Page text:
Low Crude Birth Rate (CBR).
Life expectancy of only 60 years.
Natural increase of less than 2%.
Twenty-five percent of the population below age 15.
High infant mortality rate of 57 deaths per 1000 births.
Primary 75%, secondary 15%, tertiary 10%
Primary 25%, secondary 50%, tertiary 25%
Primary 10%, secondary 30%, tertiary 60%
Primary 50%, secondary 25%, tertiary 25%
Primary 33%, secondary 33%, tertiary 34%
The decreasing cost of transporting iron ore
Scrap metal is widely available in city locales
A large demand for steel exists in large coastal cities around the world
Cheap sources of iron ore from foreign countries
There is a shortage of iron ore in the interior United States
Proximity to a major university
Access to venture capital and entrepreneurs
Areas with high quality of life reputations
Inner-city, downtown locations close to central business districts
Availability of high quality communication and transportation facilities
Extreme disparities in income exist between rich and poor
An increasing percentage of the population living in cities
Large portions of the population engaged in agricultural activity
Large portions of the population are highly skilled and educated
The standard of living has generally been rising
Generally concentrated in the western portions of Russia
Located along transportation routes, especially railroads
The Ural Mountains vast amount of natural resources both supply and fuel factories with materials necessary to manufacture goods
The vast amount of fast moving rivers and large population create an agglomeration of industries near Lake Baikal
A large manufacturing area is concentrated near Moscow because of it's market, transportation connections, and it's centrality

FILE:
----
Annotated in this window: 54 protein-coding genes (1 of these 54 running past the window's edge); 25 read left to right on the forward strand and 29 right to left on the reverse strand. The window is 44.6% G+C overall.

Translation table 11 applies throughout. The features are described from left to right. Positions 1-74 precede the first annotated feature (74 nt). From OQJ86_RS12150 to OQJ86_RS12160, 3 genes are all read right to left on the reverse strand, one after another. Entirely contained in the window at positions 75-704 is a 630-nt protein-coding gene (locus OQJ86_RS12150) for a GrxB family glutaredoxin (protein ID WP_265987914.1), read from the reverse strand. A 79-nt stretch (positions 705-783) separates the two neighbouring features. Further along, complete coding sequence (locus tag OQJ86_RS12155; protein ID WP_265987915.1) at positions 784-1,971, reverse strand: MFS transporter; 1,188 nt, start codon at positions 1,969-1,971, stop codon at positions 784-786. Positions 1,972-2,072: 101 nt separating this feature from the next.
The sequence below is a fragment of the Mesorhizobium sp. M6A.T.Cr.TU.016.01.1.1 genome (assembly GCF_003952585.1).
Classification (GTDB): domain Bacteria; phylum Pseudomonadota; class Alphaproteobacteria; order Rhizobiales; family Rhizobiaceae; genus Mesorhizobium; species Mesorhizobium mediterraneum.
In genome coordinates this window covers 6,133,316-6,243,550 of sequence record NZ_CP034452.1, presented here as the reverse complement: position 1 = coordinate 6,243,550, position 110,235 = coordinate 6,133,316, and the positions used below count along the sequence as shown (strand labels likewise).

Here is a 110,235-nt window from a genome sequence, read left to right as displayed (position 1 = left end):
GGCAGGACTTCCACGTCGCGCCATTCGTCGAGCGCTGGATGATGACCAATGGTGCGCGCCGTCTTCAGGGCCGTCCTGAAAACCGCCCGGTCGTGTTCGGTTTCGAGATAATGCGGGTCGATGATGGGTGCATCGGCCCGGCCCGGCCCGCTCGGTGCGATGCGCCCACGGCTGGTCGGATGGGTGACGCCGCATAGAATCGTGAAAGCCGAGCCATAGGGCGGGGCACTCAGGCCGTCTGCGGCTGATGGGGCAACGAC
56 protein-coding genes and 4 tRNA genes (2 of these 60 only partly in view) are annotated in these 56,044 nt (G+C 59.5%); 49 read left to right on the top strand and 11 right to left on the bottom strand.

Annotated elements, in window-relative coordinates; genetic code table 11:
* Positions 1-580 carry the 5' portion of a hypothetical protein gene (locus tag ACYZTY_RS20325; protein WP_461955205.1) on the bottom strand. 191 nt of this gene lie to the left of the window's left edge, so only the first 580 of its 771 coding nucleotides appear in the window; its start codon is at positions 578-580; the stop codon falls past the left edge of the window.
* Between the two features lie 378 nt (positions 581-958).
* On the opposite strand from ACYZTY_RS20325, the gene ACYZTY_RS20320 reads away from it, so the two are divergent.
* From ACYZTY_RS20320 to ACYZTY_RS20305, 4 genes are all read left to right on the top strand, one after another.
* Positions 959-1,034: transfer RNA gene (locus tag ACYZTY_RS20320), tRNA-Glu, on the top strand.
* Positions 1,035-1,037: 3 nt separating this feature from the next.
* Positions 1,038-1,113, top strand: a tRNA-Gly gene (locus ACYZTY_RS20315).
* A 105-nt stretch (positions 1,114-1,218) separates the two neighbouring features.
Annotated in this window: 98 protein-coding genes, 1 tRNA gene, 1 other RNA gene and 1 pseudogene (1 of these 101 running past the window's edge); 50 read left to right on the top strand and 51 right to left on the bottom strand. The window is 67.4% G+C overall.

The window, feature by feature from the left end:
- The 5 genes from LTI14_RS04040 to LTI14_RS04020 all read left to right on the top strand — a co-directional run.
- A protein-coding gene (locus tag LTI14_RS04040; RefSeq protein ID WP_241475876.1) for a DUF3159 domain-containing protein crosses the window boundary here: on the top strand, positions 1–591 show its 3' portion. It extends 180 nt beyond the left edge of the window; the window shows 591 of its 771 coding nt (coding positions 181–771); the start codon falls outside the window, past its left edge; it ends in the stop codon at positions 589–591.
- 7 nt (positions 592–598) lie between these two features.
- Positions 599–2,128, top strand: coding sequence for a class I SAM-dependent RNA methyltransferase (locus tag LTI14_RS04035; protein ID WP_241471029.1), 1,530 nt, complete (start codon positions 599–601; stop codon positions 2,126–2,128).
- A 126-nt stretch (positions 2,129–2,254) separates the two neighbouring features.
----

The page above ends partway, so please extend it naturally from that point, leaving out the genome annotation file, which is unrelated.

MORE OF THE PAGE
Automobile assembly plant
High- tech research facility
Lower labor costs in other U.S. regions
Cars are increasingly made with plastic and aluminum materials, which changes the optimal location of assembly plants
The United States population center countries to migrate south and west thereby increasing the transportation costs of production in the north
Weak unions in the north and shortage of skilled labor
Increasing competition from international companies locating plants in the United States
People migrate from the cities into rural areas seeking new jobs in the primary sector. This migration leads to a decrease in death rate for the country.
Individuals migrate to new industrial or urban areas in search of jobs. Over time the death rate increases for the country because of the high risk jobs.
Families migrate to cities seeking jobs in the secondary sector and because of the increased wages, birth rates increases for the country.
Mechanized farming replaces many labor-intensive jobs, inducing people to move to new industrial and urban areas. Over time, the country's birth rate decreases as the country industrializes.
Industrialization has very little effect on the migration of a country's population but does have the dramatic effect of increasing the death rate.
Post-Fordist workers often work on equal terms and conditions with managers
Fordist production requires mainly low skill labor
Post-Fordist production plants often produce a greater variety of goods that meet the needs of niche markets.
Fordist production workers often perform a specific specialized task over and over on the line
Post-Fordist production emphasizes the importance of classical economic theory as measured in distance cost as opposed to time cost.
They are distributed unevenly around the globe
The supply of fossil fuels is finite
Wealthy countries consume greater amounts of fossil fuels than poorer countries
The wealthiest countries have the greatest deposits of fossil fuels
The cost of fossil fuels will likely rise as global demand increases and reserves decline
Non-government organizations (NGO)